Dienhart: 'It's Shaka Smart or bust'
Many feel Smith wasn’t given enough time, that he was often in a tough spot because of injuries, poor facilities or defections. Call them excuses or true hurdles to progress—it doesn’t matter. Minnesota A.D. Norwood Teague is opting to turn the page even though Smith received a contract extension through 2016-17 last July and has a buyout of $2.5 million.
Smith’s teams never seemed to improve. Can Minnesota do better? Sure. But, a more vital question: Can Minnesota afford not to try to do better? Why settle for mediocrity? Nothing great ever has happened without some risk. And, no doubt, there is lots of risk when you change coaches.
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There was no sense Smith was on the precipice of a breakout. At some point, a school has to sell hope, promise, a future—and tickets. Now, all eyes will shift to VCU coach Shaka Smart, who was hired by Teague at VCU. Actually, it’s Shaka Smart or bust.
If Teague can land Smart, he’ll be hailed a genius and savior, perhaps setting the program up for great success. If Teague can’t bag Smart–who has been pursued by many in recent years, including by Illinois after it fired Bruce Weber—it will be viewed as a disappointment by some.
Smart, 35, became a man in demand after leading VCU to the 2011 Final Four. He is 111-36 in four years on the job with three NCAA bids.
Another popular name is Flip Saunders, a former Gopher who is currently an NBA analyst for ESPN. He also has been an NBA head coach with the Timberwolves, Pistons and Wizards. But does Minnesota really wanna hire a 58-year-old coach after firing the 61-year-old Smith?
Whoever is the next Minnesota coach will have his work cut out for him. Trevor Mbakwe and Rodney Williams are gone, depleting the front line. Also gone are fellow seniors Andre Ingram and Julian Welch. Next year’s squad can build around the guard duo of Andre and Austin Hollins.
Even with that talent, Smith never could get the program over the hump upon being hired by ex-A.D. Joel Maturi in 2007 from Kentucky, where he had won a national championship in 1997-98. Smith replaced Dan Monson, who had a disappointing tenure cleaning up the Clem Haskins mess. Well, Smith’s six-year run in Minneapolis wasn’t much better.
Smith compiled a 124-81 mark for the Gophers, going 46-62 in the Big Ten. He never had a winning record in conference play, going 9-9 twice—the last time being 2009-10. The past three seasons, Smith went 20-34 in the Big Ten. But perhaps worst of all: Smith went 1-3 in three NCAA tourney appearances.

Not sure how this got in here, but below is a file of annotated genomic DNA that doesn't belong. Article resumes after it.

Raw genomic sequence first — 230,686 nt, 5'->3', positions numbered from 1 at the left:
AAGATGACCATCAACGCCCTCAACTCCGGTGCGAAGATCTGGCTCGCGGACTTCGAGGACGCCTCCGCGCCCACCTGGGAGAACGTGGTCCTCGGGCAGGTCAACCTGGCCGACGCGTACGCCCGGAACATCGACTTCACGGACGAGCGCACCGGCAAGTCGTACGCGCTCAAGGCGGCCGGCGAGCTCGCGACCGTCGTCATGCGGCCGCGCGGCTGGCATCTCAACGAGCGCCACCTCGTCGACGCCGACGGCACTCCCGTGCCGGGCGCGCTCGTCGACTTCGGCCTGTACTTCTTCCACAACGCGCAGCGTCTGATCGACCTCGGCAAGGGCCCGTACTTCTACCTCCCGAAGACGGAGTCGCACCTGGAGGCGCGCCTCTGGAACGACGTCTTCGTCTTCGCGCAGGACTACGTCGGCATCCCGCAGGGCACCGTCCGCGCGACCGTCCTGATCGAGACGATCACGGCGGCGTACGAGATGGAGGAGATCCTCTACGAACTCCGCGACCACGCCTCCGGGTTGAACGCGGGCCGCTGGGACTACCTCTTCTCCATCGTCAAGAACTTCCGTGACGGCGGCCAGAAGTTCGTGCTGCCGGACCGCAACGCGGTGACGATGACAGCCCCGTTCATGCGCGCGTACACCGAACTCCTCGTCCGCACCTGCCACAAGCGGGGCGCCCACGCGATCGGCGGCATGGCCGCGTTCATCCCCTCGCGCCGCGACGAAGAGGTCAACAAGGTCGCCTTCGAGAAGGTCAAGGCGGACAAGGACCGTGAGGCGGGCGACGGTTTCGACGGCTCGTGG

This season began with a glow of great possibilities for a veteran team that was coming off a run to the NIT title game. The Golden Gophers were 15-1 overall, 3-0 in the Big Ten and ranked No. 8 when they played at Indiana on Jan. 12. Alas, Minnesota lost, 88-81. And, the season went south from there. After that defeat, the Gophers went 6-11 the rest of the season en route to a 21-13 finish.
Minnesota still had an NCAA-quality resume, earning a No. 11 seed. Entering the Big Dance, many speculated Smith needed to win at least one game to keep his job—and perhaps two. Or else.
Smith led the Gophers to a victory over a depleted and over-seeded No. 6 UCLA team on Friday. UCLA subsequently fired coach Ben Howland. But Minnesota’s season ended on Sunday with a 78-64 loss to Florida in the NCAA third round. And, like Howland, Smith was canned.
Now, the ball is in Teague’s court. And, he can’t miss this shot.
|About Tom Dienhart||BTN.com senior writer Tom Dienhart is a veteran sports journalist who covers Big Ten football and men’s basketball for BTN.com and BTN TV. Find him on Twitter and Facebook, read all of his work at btn.com/tomdienhart, and subscribe to his posts via RSS. Also, send questions to his weekly mailbag using the form below and read all of his previous answers in his reader mailbag section.|
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